A test environment might not need the same level of security and could generate and use keys on nodejs, while the same application in production will use Key Vault. This behavior can be achieve by just changing the application’s configuration.



KeyStore is an abstraction of where cryptographic keys are stored. This SDK provides two key stores:

  • KeyStoreInMemory: Simple cache in memory for keys
  • KeyStoreKeyVault: Store the keys on Key Vault

KeyStores can be created by honoring the IKeyStore interface, as such application builder can write their own plugins with new key stores.

You can use the KeyStoreFactory.create('KeyStoreInMemory') to create the KeyStore, KeyStoreInMemory in this case.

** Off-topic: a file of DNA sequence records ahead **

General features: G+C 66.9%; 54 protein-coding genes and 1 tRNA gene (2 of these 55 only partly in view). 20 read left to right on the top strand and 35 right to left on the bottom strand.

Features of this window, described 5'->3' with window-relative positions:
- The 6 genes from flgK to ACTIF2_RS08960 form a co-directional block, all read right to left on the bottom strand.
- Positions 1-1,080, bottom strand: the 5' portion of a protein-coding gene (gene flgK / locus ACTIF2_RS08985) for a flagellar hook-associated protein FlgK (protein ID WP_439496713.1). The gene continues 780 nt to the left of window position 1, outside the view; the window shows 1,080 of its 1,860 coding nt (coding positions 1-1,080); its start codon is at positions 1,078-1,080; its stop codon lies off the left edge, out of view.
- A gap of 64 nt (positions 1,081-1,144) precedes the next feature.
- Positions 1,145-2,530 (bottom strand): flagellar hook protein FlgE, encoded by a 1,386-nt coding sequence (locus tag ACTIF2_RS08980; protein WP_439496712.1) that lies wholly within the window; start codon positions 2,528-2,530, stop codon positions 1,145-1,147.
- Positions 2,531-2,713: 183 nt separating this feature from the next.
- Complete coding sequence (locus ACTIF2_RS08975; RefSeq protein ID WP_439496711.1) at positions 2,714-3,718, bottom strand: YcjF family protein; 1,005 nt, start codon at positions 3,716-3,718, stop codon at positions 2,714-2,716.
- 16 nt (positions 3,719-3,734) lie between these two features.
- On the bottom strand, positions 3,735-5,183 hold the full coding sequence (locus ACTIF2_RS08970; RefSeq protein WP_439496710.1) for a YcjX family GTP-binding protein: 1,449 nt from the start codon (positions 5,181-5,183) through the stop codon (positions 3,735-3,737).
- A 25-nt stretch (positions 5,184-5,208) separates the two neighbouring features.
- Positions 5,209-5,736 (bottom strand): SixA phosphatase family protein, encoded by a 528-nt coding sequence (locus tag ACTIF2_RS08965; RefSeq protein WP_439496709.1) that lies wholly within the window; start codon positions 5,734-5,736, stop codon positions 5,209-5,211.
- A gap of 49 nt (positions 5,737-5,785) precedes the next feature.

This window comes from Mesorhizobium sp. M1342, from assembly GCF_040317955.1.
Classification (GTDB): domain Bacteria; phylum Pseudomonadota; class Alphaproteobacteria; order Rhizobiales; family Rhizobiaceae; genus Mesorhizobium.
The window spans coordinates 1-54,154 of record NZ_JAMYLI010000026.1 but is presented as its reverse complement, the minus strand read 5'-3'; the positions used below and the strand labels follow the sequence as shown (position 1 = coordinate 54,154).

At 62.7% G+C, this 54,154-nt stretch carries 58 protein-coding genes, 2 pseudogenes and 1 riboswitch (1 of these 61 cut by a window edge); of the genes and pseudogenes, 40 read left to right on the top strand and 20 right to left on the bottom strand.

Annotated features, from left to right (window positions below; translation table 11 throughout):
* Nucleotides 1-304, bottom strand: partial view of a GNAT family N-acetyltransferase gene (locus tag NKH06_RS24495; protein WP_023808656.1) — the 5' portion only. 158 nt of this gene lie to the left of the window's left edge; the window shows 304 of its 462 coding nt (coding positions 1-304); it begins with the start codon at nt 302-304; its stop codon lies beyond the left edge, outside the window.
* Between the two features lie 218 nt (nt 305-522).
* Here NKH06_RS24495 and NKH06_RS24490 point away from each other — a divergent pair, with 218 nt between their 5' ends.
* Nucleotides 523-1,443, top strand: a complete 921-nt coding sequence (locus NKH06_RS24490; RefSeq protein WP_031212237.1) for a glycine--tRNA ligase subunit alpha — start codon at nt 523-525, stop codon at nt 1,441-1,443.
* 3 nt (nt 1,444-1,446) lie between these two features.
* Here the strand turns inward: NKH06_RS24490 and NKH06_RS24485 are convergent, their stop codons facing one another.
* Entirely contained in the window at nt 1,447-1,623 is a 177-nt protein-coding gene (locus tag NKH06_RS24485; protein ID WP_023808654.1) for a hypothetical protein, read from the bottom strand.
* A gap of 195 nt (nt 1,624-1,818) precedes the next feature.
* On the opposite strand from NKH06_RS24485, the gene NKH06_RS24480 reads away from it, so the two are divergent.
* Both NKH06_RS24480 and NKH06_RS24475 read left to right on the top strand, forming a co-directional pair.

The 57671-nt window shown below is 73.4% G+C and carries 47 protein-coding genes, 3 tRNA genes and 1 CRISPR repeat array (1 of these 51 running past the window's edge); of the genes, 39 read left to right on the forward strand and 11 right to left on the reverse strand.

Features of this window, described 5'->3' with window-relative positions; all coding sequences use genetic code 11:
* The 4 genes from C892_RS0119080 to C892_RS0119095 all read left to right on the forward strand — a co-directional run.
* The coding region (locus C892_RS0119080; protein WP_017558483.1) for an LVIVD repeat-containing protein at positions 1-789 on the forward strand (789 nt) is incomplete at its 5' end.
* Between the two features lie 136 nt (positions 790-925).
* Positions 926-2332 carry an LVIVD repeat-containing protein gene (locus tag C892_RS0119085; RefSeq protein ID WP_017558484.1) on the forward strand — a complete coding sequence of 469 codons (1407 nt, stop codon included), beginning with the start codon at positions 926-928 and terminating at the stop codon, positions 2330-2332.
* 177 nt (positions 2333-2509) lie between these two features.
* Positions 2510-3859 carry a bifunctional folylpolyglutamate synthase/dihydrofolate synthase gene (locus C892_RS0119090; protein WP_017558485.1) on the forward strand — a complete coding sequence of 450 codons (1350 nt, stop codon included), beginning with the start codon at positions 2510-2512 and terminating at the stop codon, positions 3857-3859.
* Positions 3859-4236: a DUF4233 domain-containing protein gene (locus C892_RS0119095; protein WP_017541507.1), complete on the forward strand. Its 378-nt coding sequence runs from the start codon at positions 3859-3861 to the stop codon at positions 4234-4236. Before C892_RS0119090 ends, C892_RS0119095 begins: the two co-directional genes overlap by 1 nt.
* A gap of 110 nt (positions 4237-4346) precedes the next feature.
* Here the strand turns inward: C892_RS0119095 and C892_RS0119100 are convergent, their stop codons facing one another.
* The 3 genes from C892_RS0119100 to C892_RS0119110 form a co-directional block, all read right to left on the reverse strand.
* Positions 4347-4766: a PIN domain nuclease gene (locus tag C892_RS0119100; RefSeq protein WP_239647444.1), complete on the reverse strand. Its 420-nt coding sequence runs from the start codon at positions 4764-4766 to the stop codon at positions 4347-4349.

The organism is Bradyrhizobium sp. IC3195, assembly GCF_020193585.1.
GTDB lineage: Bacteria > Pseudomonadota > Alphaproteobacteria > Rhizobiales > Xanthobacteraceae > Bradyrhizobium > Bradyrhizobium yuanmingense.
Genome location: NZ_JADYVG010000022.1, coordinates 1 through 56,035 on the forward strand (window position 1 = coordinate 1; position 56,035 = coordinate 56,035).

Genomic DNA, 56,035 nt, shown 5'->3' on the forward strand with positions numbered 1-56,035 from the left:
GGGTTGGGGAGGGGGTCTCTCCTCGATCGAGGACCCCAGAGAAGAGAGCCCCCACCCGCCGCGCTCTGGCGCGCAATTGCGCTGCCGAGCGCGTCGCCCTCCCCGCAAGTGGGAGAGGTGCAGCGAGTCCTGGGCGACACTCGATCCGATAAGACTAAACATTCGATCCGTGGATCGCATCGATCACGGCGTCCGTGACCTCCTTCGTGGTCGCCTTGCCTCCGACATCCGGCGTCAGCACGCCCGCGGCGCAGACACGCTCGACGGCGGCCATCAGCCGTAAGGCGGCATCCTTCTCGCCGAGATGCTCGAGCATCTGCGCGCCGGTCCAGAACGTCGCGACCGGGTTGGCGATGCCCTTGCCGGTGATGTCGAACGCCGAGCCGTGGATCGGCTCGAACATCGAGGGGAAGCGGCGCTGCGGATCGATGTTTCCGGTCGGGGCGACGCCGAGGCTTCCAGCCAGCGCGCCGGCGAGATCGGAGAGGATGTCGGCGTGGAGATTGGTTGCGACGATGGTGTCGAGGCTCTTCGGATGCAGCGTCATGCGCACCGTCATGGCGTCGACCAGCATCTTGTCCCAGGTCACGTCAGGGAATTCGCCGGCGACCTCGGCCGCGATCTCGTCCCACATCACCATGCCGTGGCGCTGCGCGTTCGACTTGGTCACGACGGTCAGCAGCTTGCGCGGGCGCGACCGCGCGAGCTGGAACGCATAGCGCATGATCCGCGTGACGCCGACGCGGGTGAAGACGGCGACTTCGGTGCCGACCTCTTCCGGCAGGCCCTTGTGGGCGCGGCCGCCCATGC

The CryptoFactory defines which KeyStore to use and which plugins for which algorithms. You can make your own CryptoFactory and add your own plugins to it. Have a look to CrytoFactoryNode which is the default crypto factory. It maps the EdDSA algorithm to a special provider because EdDSA is not implemented in nodejs crypto.

export default class CryptoFactoryNode extends CryptoFactory {  
    * Constructs a new CryptoFactoryNode  
    * @param keyStore used to store private keys  
    * @param crypto Default subtle crypto used for e.g. hashing.  
    constructor (keyStore: IKeyStore, crypto: any) {  
        super(keyStore, crypto);  
        const subtleCrypto: any = new SubtleCryptoElliptic(crypto);  
        this.addMessageSigner('EdDSA', {subtleCrypto, scope: CryptoFactoryScope.All});  
        this.addMessageSigner('EdDSA', {subtleCrypto, scope: CryptoFactoryScope.All});  
        this.addMessageSigner('ed25519', {subtleCrypto, scope: CryptoFactoryScope.All});  

Use the CryptoFactoryManager.create('CryptoFactoryNode', new Subtle()) factory method to create the default Subtle API.

Payload protection API

The SDK has a high-level API intended to protect payloads. Apps will typically use this high-level API.